The World of Ancient Israel: Sociological, Anthropological and Political Perspectives

Written by R.E. Clements (ed.) Reviewed By Richard S. Hess

The British Society for Old Testament Study occasionally publishes books designed to provide the reader with an updated guide to critical scholarship in its various guises. The last appeared a decade before the present volume (G.W. Anderson (ed.). Tradition and Interpretation, Oxford: Clarendon, 1979). These books are written by members of the Society. SOTS also publishes volumes of collections of articles dealing with specific topics, such as D.J. Wiseman (ed.), Peoples of Old Testament Times (Oxford: Clarendon, 1975). These are written by an international group of specialists. The present volume lies somewhere in between these two types of productions. It is a specialist volume insofar as it relies largely upon social science analysis to understand the OT. However, it is primarily written by British OT scholars rather than by those who research and lecture in the social sciences. The result reflects the difficulties and the importance of cross-disciplinary approaches.

Three introductory essays set out general thoughts on Israelite history and culture (R.E. Clements), and on the disciplines of anthropology (J. W. Rogerson) and sociology (A.D.H. Mayes) as applied to the OT. Clement’s review of the last 200 years of the study of Israelite history is an enormous task to squeeze into 11 pages. Still, why are Albright, Noth and Bright omitted? Is it because their historical approaches are viewed by Clements as discredited? We are not told, and yet they have a considerable impact upon past and present understanding of OT history. Rogerson addresses several presuppositions in OT studies which have been altered in the last two decades: Israelite self-understanding of their world, the social context of Israelite prophets, the varied fortunes of Israel’s origins, and emic/etic categories for looking at other societies. Mayes divides the sociological literature into Weber’s conflict model and Durkheim’s functionalist approach.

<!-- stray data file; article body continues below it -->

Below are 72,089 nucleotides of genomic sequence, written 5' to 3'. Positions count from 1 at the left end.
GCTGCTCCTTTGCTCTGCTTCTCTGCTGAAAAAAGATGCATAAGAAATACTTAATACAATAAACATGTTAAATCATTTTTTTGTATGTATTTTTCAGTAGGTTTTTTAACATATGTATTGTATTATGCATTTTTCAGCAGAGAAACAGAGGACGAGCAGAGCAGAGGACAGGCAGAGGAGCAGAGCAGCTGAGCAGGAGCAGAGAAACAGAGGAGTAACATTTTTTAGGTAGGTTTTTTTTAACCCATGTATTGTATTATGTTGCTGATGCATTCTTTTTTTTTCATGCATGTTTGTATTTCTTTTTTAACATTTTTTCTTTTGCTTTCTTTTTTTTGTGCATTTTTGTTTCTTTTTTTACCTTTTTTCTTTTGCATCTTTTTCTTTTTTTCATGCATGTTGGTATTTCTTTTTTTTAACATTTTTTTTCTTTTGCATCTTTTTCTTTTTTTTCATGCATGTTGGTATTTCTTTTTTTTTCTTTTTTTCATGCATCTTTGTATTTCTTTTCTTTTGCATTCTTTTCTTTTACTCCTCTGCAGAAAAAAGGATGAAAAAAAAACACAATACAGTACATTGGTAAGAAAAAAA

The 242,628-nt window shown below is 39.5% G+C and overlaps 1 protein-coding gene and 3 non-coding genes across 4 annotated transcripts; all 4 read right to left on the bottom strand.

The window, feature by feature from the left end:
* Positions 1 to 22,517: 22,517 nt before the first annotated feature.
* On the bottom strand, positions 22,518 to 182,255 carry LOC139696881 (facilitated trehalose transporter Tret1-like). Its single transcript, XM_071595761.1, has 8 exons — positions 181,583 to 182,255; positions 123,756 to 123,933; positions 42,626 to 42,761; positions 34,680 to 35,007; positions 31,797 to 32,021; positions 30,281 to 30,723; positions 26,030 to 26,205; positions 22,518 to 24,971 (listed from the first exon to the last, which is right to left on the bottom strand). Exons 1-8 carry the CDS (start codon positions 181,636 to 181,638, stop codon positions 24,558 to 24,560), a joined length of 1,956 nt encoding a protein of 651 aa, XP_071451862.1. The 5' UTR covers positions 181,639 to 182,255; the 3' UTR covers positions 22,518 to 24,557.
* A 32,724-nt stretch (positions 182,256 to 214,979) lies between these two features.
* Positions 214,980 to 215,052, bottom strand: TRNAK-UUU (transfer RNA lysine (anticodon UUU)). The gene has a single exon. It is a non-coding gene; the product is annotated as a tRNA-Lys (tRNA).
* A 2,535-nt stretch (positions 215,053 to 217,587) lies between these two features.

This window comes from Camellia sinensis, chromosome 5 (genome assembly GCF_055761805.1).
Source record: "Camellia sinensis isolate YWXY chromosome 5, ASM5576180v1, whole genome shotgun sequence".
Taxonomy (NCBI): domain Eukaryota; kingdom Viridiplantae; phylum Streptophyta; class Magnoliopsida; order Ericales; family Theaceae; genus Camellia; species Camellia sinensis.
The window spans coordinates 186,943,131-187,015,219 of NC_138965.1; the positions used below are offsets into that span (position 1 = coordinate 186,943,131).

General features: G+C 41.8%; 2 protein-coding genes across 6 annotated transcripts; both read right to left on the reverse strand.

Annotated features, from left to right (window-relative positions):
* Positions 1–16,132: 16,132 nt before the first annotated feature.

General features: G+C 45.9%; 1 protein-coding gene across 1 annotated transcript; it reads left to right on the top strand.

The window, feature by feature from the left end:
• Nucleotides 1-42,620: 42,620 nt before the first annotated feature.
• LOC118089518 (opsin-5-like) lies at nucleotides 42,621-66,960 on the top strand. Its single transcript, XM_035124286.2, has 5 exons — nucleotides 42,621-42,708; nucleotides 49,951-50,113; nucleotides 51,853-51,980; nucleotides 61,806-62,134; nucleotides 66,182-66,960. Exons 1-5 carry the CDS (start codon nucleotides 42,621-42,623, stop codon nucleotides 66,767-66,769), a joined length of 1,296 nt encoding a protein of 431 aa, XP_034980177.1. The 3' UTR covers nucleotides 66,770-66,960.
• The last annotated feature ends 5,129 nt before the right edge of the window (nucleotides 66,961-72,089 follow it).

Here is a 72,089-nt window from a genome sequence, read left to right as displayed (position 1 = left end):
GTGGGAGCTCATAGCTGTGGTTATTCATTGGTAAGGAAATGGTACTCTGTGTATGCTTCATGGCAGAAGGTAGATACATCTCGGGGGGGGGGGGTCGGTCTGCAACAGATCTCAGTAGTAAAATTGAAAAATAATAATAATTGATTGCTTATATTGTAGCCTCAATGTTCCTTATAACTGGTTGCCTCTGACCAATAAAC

The second section looks at Israel at various points of its history and from a variety of perspectives. The study by F.S. Frick, the only contributor from a non-British institution, is filled with data on Palestinian ecology and includes summaries of works by Hopkins, Borowski and Stager regarding agriculture and settlement patterns. The latter must now be updated by reference to I. Finkelstein’s analyses of Israelite surveys. J.D. Martin considers some Hebrew words for ‘tribe’ and ‘family’. His review of theories regarding Israel’s origins leads him to conclude that the biblical texts are unreliable for reconstructing early Israelite history and that these should be replaced by archaeological data read through social science models. However, he includes a caution concerning the reliability of sociology at the end of his essay. K. W. Whitelam presents an essay which surveys (1) the economic, ecological and political factors which may have given rise to kingship in early Israel, and (2) the ideological expressions of the biblical literature which provide a religious legitimation to Davidic kingship. He argues that comparative sociology and the literary artistry of biblical texts can establish conclusions about their historical worth. H. G. M. Williamson’s essay examines how the usage of the term ‘Israel’ altered in pre-exilic, exilic and post-exilic literature. Of special interest are his observations of how Persian administration and policy influenced the separatist tendencies which characterized Judaism under Ezra. Coggins identifies the Jewish diaspora in the OT and considers how the legal and prophetic literature shaped and was shaped by this phenomenon.